Libido is the desire to have sex. And losing it can have a devastating effect on a relationship when only one of the partners is experiencing it.
Researchers from La Trobe University, the University of Sydney, and the University of New South Wales have found that 24.9 percent of men and 54.8 percent of women lacked interest in sex.
The difference in libido loss between the genders, almost double for women, means that there are a lot of frustrated couples!
The strange thing is that even though loss of libido is very common, sex therapists only officially acknowledged it in 1977.
It was initially believed that the will to have sex is always present, but sometimes one of the partners simply can’t perform.
It is now generally accepted that loss of sexual desire is a common problem that can be based on a wide range of clinical or emotional factors (more on this later).
Some Recent History
Some sex therapists believe that loss of libido cases increased with the greater awareness of sexually transmitted diseases. This evolved during the decades of the sixties and seventies, which witnessed a sexual revolution in Western countries.
Sex clubs thrived, gay clubs became common, young people lived in communes espousing free love, and others experienced open marriages.
The eighties put an end to it all. It started with the spread of herpes and AIDS*, an increase* in unwanted pregnancies, and a building consciousness of the alarming number of sexual abuse cases.
Suddenly things changed. There was a trend toward returning to so-called “traditional family values” and marriage. Attitudes toward sex became more reserved and, for some, even hostile.
Many people got tired of the freedom of the sixties and seventies and many returned to more conventional organized religion. Under these stresses, it is no wonder* if loss of libido increased.
On the other hand, loss of libido may have always been an issue, but simply “came out of the closet” with the greater attention to sexual matters and a greater cultural tolerance for discussing them.
In one way, everyone has benefited from the sexual revolution in that people are more willing to seek help from a therapist when problems arise. In the next section, we’ll explore some of the reasons why people experience loss of libido.
Causes Of Loss Of Sexual Desire
There could be many different underlying reasons for a loss of sexual desire and every case is a bit different. Let’s review the most common causes.
Some people lose* their sexual desire with age. The reasons are mostly physiological. For men, there is a reduction* in testosterone levels, which is responsible for sexual desire; for women, estrogen levels decrease*, which can lead to vaginal dryness, pain during sex, and a resulting loss of desire.
At older ages there is also a greater chance of having a medical condition that interferes with having sex.
There are certain medications whose side effect is a loss of sex drive. A common example is anti-anxiety medications. If you are taking anti-anxiety medication on a regular basis you should expect your sexual desire to diminish* considerably or completely disappear.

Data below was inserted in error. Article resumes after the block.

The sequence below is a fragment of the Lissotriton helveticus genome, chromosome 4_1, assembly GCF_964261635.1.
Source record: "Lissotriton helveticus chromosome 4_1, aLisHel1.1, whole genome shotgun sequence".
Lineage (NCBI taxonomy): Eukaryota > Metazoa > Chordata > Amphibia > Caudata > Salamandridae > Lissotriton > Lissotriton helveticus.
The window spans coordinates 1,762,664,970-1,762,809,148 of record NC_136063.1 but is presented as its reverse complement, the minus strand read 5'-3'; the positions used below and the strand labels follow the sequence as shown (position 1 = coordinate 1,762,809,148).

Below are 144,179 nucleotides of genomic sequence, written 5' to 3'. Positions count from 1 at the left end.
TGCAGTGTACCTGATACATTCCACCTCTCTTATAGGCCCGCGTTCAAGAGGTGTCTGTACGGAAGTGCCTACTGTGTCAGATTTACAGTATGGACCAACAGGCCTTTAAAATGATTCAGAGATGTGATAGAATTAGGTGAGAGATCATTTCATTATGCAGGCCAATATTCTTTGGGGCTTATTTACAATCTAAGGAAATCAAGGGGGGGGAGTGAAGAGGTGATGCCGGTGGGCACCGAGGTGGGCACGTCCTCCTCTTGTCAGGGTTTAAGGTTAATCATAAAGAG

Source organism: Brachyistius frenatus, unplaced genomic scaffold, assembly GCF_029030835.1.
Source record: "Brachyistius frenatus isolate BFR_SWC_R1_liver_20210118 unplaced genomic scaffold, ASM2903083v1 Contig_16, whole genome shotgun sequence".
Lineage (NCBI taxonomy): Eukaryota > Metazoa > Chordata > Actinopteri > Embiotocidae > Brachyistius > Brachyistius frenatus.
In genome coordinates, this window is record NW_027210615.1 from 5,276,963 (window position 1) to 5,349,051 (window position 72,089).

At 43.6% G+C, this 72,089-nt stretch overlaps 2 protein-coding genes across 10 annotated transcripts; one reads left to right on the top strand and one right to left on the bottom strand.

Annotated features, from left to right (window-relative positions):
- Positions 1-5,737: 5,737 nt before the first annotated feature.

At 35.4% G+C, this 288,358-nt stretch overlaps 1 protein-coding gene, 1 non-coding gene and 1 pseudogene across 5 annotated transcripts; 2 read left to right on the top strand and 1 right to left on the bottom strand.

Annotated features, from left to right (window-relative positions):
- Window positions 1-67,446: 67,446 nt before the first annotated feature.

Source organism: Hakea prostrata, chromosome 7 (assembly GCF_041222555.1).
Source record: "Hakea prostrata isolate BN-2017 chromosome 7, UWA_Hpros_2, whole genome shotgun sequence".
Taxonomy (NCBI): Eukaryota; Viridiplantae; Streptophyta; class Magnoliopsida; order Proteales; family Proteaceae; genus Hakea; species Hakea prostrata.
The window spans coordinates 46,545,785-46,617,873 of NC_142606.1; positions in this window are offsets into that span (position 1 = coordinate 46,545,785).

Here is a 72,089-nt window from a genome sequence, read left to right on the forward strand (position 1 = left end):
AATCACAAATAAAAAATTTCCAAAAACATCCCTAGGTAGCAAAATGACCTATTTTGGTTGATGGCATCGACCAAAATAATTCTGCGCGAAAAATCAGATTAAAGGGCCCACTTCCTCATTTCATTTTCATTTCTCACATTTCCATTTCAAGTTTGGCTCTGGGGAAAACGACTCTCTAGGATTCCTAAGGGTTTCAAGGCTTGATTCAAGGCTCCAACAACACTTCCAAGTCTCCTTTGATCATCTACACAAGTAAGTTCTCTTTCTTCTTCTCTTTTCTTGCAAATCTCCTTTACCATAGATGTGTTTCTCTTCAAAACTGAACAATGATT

Stress And Depression
Stress or depression can cause a temporary loss of sex drive. Common causes are work-related problems and worries, the birth of a new child, and relationship issues.
It is natural to have bad moods, but if a bad mood lasts for over two months it should be considered depression and be properly treated.
There are cases in relationships when one partner’s physical appearance deteriorates, either from neglect or some other reason, and the other partner loses his or her sense of physical attraction.
A common complaint I hear from patients is about the other partner’s weight gain. There are cases in relationships where the more attractive partner subconsciously enjoys being powerful and becomes unsupportive. He or she might feel superior and actually gain self-confidence.
Bad hygiene can quickly lead to a loss of sexual desire in a relationship. Bad bathing habits, bad breath, beard chafing, stinking feet, or other personal hygiene issues can make one partner uninterested in having sex with the other.
Having An Inconsiderate Partner
I often hear women complain that their partner has stopped investing time in them during sex. He has taken the “get in, get out” approach. It is important for the man to invest in foreplay and not neglect his partner.
I also hear cases where the man is too aggressive during intercourse. Some men might get overexcited and hurt their partners unintentionally.
It is common for people to be overwhelmed when they are about to have sex for the first time after losing their spouse. This is especially common for widowed men after long abstinence.
The phrase “use it or lose*” applies here, with the added emotional stresses of unfamiliarity and, for some, a sense of guilt over betraying their former spouse. Some widowers and widows feel that their partner is watching them from above.
Any of these stressors can lead to a bad sexual experience. The widower might even lose* his erection. After a bad experience, some men develop performance anxiety and solve it by avoiding sex completely.
Treatment For Loss Of Libido
In most cases, all of the reasons described above can be easily treated in about 10 sessions with a sex therapist. A sex therapist can help an individual deal with his or her situation alone, or help a couple work through their different issues together.
It is important to mention that it is a different case when a loss of libido is caused by deeper emotional conflicts, such as being raised in an environment where sex was considered sinful or where sexual abuse was present.
A loss of libido caused by a rape experience or gender identity issues is also a more complex condition that will have a longer and more comprehensive treatment path.
Where To Seek Treatment
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